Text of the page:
A: I’m pretty excited about being me, actually. But if I could be anyone else, I would say an improved version of myself that I’m working toward becoming. This future Jeannette is someone who has confidence, is less insecure, lets the little things go, has balance in work and life and sees the big and little things that I’m accomplishing along the way. I’m a tough critic on myself and I think that is a strong (positive) trait, but I could also use a bit more perspective in times where I feel I’ve missed the mark.

Q: What’s one thing you hope to accomplish this year?
A: My goal this year was to swim across the Chesapeake Bay, which I did in June. It was a 4.4 mile open water swim. So that means I have other goals to accomplish before the end of the year. I hope to get out Christmas cards this year; I let those go off the radar in 2013. One more goal would be to create a photo book of last year’s family trip to Glacier National Park.

30
Sep
14

Tips for improving trade show participation in 2015

Mariama Holman

Mariama Holman, content marketing specialist for MultiView.

This month’s guest blog post is by Mariama Holman, content marketing specialist for MultiView, a digital marketing company for associations.

It’s never too early (or too late) to start fine-tuning your organization’s participation in a trade show. The time is now; the fourth quarter of 2014 is filled with a myriad of seasonal events. Additionally, there are plenty of major events on the horizon for early next year, such as the Springtime Expo hosted by ASAE. This event hails as the most significant one-day show for association meeting professionals, attracting leaders from across the nation.

Headed to a trade show soon? Heed these helpful hints:

Develop a strategy

The association should be like a tactician competing on the battlefield – vying for new members and the continuing loyalty of old ones.

Lee Ali, managing director and founder of Expo Stars Interactive Ltd., states that 65 percent of exhibitors do not have a clear strategy or plan of action for trade show participation. Given these events are often costly, it is important to put time into thinking through trade show involvement and determining a worthwhile ROI.

Set and track goals

What are the goals for participation? How did the association perform?

Answers to these questions are necessary for assessing performance and creating a strategy to improve. Unfortunately, 97.5 percent of exhibitors do not keep track of any quantifiable results from their events. It is a best practice to always outline what “success looks like” for trade show participation and keep track of performance.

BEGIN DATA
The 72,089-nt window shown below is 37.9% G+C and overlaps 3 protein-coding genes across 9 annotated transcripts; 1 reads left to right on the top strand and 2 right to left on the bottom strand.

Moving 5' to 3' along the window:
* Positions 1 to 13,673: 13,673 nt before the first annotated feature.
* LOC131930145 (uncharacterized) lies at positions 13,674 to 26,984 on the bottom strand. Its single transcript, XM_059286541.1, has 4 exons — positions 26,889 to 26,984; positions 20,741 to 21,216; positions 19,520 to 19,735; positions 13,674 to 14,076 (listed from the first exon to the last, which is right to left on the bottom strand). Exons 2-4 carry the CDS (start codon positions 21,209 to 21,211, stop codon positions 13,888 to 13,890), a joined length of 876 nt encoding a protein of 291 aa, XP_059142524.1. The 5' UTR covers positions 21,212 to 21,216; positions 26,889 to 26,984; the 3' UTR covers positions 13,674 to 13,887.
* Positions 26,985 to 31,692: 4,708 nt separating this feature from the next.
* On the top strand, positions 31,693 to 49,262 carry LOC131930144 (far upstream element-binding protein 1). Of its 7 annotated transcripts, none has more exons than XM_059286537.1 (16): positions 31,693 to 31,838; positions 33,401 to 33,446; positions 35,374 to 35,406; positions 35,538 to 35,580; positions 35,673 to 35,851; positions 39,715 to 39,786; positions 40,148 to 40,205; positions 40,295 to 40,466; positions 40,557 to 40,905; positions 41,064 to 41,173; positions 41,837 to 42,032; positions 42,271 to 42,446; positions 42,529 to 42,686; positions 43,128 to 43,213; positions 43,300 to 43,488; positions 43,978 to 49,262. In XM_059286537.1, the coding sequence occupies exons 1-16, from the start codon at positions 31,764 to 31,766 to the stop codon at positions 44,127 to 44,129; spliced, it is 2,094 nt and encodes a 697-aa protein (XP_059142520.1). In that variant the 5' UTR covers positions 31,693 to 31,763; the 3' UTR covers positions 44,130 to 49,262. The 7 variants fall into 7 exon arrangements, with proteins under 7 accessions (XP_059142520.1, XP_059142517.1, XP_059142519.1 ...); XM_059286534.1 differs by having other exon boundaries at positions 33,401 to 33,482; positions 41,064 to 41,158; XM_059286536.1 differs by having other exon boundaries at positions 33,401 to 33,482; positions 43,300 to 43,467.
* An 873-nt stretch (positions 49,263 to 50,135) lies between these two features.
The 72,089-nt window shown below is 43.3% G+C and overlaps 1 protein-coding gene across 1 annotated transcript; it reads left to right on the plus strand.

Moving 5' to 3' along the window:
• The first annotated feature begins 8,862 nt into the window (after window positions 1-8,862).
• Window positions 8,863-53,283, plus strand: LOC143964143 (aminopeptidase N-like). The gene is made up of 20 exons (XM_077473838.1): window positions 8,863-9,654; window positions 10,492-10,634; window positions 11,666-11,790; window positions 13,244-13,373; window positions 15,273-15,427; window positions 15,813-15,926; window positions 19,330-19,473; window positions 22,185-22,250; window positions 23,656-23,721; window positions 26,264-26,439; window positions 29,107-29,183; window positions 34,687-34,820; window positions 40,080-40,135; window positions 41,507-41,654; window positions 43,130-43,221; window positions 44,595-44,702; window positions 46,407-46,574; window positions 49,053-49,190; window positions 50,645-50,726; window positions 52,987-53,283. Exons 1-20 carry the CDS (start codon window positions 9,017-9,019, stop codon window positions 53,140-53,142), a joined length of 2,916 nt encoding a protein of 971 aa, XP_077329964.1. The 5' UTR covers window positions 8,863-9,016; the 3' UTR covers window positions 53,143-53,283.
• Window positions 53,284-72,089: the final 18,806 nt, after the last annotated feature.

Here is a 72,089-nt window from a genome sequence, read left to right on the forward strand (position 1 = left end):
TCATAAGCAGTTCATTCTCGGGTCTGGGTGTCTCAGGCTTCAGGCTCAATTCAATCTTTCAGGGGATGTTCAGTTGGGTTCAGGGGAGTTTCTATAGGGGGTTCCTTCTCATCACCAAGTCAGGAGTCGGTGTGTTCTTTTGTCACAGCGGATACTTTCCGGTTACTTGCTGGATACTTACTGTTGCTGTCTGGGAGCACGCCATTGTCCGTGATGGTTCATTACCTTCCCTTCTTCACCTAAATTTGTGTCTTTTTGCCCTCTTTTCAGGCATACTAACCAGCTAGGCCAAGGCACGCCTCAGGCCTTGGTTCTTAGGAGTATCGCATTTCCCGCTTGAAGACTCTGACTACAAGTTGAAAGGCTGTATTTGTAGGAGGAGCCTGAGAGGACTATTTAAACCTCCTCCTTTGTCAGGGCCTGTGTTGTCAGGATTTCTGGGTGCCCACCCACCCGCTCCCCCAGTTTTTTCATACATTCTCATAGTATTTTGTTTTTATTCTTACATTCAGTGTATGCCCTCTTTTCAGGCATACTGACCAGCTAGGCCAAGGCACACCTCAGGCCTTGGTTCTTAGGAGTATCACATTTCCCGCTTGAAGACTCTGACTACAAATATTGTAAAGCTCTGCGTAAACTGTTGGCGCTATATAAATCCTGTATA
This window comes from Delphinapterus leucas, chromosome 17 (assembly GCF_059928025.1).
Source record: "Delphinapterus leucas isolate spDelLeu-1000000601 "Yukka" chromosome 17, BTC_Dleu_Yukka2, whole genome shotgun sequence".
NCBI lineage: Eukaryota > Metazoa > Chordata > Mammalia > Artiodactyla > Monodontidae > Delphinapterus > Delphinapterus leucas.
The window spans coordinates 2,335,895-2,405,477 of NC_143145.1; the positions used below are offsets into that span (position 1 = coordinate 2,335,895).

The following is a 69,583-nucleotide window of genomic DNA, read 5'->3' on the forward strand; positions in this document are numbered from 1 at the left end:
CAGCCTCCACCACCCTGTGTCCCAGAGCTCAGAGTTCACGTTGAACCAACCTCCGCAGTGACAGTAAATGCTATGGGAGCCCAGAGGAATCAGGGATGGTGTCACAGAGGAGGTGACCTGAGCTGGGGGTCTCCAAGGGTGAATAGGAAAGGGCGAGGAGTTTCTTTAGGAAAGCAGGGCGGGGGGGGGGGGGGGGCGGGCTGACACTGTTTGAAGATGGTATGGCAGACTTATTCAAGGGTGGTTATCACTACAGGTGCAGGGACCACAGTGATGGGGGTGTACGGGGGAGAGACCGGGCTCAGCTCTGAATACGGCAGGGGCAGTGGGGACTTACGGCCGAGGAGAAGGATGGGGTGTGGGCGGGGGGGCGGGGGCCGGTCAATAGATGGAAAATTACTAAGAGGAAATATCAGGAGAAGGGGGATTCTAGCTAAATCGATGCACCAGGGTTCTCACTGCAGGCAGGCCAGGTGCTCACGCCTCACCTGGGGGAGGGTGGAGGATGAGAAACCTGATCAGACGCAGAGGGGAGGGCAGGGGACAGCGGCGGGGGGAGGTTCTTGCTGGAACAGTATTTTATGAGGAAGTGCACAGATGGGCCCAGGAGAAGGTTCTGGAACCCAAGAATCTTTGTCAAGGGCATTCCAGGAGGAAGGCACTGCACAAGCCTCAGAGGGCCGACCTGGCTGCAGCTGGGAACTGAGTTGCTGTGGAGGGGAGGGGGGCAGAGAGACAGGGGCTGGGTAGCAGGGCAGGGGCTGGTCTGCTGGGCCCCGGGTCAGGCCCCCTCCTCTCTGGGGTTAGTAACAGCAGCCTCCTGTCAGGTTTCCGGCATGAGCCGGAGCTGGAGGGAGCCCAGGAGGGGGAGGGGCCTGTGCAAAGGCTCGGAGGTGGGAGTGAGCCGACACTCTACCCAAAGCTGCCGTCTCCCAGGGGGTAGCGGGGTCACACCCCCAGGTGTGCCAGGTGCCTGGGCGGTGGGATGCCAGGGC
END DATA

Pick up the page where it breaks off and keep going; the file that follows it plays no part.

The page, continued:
Train for success

Olympic sprinters train to win medals. Artists rehearse to perform concerts. Entrepreneurs practice their pitches to gain funding. Why shouldn’t associations train for success as well?

According to Ali, 74 percent of exhibitors do not train their staff for trade shows and events. There is a certain set of skills unique to trade shows. These skills are a hybrid of marketing and sales – knowing how to not only “sell” visitors once they enter a booth, but appropriately attract them in the first place. It is important to prepare staff by teaching best practices, running through set-up/tear down time frames and developing a familiarity with the hustle and bustle of a trade show.

Optimize

People, events and organizations are not perfect and never will be. However, organizations can always strive to improve – getting better, faster and smarter year after year.

An association is bound to make some mistakes at a trade show, whether it is falling behind schedule or not securing the amount of X, Y or Z it hoped. Utilize these moments as opportunities to learn and improve your organization’s involvement in the future.




meet aaron

Association learning strategist & meetings coach. Founder & president of Event Garde. Passionate about cooking, hot yoga, blogging, old homes, unclehood & pet parenting (thanks to Lillie the pup).

meet kristen

Writer, editor, public relations professional. Proud mom of three. Total word geek. Spartan for life.